Winter’s Bone; (2010) dir. by Debra Granik, starring Jennifer Lawrence — available on Netflix Instant Watch
Best Screenplay Award, 2010 Sundance Film Festival
My first thought while/after watching this movie was no wonder they chose her to play Katniss. Her character in Winter’s Bone bears striking similarities: poor upbringing, responsibility of providing for younger siblings and a parent, hardly any adults willing to go out on a limb to help her (though they freely offer her tea).
Jennifer Lawrence (nominated for Academy Award for Best Actress for the role) plays Ree Dolly, a 17-year-old with 2 young siblings, an ill/almost-unresponsive mother and a missing father with a meth habit. Her father is about to miss his court date, the consequences of which would jeopardize her and her family’s futures, and though she lives in a small Ozark community of relatives and distant relatives, few offer any support.
It’s a fascinating film visually and thematically. The lack of background music makes for a state of eerie and quiet tension throughout. Thematically, the film explores rural poverty, desperation, patriarchy, an aspect of drug culture and family ties. Ree is only seventeen, but finds herself shunned and in serious danger when visiting relatives in her search for her dad.
John Hawkes plays Teardrop Dolly, Ree’s meth addict uncle and the brother of Jessup Dolly, Ree’s Father. As one of Ree’s closest family ties but also a meth user, Teardrop’s range of violent to somewhat-supportive treatment of Ree is shocking and thought-provoking (as a look at a culture of extreme rural poverty/every-man-for-himself that most viewers cannot fully comprehend). He was nominated for Best Supporting Actor at the 2011 Academy Awards for his performance.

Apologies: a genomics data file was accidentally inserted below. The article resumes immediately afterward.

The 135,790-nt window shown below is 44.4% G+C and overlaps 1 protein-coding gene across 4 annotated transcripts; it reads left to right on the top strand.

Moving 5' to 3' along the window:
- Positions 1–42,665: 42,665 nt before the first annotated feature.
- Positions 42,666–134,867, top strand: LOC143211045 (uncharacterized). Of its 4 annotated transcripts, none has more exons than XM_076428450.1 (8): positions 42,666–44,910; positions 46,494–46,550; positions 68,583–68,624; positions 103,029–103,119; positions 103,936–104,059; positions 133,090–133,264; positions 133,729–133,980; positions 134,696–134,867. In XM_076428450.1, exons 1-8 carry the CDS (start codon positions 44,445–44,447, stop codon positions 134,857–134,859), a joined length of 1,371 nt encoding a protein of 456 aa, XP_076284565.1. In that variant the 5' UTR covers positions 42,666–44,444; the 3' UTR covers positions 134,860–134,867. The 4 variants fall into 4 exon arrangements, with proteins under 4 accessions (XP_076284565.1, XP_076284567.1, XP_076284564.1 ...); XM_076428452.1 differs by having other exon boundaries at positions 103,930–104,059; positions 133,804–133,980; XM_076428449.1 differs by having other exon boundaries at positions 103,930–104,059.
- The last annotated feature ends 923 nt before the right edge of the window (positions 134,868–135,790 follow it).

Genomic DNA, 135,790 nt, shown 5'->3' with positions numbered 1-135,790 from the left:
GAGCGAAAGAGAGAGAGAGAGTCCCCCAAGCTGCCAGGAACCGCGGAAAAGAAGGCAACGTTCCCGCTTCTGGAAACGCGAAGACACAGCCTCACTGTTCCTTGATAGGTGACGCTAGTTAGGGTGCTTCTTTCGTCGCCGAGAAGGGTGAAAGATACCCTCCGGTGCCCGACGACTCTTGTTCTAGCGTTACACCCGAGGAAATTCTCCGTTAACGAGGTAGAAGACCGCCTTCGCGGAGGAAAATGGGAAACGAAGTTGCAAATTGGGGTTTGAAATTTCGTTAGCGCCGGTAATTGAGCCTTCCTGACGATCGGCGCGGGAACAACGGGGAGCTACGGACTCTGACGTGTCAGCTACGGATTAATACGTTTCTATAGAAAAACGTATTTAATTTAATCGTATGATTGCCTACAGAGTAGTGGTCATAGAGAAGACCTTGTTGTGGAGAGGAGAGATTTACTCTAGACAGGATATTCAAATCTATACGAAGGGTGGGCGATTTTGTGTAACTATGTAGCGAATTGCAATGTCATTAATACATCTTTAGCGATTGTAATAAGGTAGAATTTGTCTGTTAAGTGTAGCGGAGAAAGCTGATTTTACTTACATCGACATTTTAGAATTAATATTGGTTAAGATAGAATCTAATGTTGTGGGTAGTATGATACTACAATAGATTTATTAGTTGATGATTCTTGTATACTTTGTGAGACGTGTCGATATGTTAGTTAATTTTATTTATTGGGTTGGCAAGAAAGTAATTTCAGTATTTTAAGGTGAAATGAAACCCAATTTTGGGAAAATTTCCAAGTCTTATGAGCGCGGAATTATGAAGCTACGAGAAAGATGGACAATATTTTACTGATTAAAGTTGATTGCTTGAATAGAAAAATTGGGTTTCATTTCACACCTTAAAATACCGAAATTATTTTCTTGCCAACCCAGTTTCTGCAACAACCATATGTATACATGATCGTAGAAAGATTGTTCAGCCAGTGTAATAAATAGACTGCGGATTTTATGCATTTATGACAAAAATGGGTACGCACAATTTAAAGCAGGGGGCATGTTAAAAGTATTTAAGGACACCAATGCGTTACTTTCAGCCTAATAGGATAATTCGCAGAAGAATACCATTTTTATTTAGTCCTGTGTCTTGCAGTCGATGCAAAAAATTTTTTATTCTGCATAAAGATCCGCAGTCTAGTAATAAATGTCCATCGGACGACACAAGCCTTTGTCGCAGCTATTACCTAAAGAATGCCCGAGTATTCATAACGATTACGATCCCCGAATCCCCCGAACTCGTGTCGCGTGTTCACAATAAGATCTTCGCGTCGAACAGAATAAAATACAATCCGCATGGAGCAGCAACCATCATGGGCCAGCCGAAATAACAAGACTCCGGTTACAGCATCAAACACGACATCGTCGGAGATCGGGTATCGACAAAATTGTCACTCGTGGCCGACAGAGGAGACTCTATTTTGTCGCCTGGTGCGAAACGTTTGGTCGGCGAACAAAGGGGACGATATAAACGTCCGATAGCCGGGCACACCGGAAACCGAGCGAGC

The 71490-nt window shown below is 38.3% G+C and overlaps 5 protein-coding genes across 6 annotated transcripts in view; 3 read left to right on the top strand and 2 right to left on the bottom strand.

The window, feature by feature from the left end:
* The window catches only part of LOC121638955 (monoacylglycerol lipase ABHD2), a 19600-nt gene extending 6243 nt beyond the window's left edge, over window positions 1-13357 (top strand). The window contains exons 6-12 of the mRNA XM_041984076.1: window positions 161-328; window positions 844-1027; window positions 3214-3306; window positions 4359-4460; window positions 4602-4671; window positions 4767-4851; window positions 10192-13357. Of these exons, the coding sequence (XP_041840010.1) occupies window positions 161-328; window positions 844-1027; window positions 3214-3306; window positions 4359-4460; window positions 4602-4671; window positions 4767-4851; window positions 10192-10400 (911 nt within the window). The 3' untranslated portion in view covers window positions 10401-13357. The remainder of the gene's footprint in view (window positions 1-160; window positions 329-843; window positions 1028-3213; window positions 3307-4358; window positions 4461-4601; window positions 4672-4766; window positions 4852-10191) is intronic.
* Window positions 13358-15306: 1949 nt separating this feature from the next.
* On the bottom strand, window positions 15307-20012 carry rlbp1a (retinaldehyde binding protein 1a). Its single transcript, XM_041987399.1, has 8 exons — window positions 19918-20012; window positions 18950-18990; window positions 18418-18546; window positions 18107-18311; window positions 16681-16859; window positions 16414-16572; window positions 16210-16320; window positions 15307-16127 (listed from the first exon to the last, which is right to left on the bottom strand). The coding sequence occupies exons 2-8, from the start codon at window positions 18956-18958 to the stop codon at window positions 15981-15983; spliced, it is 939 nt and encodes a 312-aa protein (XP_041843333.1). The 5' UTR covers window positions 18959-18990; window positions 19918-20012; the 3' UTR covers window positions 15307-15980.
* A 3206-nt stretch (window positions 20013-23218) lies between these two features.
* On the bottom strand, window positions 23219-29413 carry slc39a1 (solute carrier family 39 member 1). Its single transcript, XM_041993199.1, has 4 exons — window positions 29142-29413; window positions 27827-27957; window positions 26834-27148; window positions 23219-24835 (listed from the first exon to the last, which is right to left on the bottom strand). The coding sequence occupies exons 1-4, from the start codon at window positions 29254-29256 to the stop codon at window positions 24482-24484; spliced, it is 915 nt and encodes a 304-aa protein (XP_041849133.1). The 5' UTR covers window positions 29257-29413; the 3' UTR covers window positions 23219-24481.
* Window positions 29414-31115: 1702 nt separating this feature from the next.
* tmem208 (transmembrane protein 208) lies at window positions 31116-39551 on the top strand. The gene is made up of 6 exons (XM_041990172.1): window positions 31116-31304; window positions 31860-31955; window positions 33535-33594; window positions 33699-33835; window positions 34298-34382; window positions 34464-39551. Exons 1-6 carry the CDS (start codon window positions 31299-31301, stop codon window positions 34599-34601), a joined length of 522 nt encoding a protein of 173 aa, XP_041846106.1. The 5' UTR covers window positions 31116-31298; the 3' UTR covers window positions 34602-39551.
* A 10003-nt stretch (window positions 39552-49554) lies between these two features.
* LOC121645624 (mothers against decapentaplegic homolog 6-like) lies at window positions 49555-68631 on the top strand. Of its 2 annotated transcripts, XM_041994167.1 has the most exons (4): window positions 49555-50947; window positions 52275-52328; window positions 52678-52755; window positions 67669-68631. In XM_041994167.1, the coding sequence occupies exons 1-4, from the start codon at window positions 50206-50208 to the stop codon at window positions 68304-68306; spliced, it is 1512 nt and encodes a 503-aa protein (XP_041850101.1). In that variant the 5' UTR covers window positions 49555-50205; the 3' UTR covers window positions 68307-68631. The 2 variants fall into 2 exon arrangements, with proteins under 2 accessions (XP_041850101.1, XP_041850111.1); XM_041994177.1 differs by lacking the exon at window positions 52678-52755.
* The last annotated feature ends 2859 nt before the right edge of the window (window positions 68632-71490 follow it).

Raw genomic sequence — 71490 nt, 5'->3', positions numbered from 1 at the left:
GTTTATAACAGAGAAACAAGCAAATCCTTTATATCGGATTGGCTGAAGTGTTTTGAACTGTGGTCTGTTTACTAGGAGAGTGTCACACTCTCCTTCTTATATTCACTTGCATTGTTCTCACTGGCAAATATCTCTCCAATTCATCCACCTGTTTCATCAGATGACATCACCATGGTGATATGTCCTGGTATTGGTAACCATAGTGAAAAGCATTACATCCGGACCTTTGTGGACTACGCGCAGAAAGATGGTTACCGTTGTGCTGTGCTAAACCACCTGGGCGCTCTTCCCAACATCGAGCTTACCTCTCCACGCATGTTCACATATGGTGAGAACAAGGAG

I don’t want to spoil the film’s impressive twists, or those moments where I thought to myself, Jennifer Lawrence IS really talented (as opposed to just being very capable of a thoughtful, concerned facial expression), so I’ll just say that you MUST see this one.
Not many suspense films I’ve seen carry this level of acting talent, weighty plotlines/subject matter, and cinematography expertise. The speed of the film thrives without constant action, and strong writing creates an ensemble of multi-dimensional though laconic characters.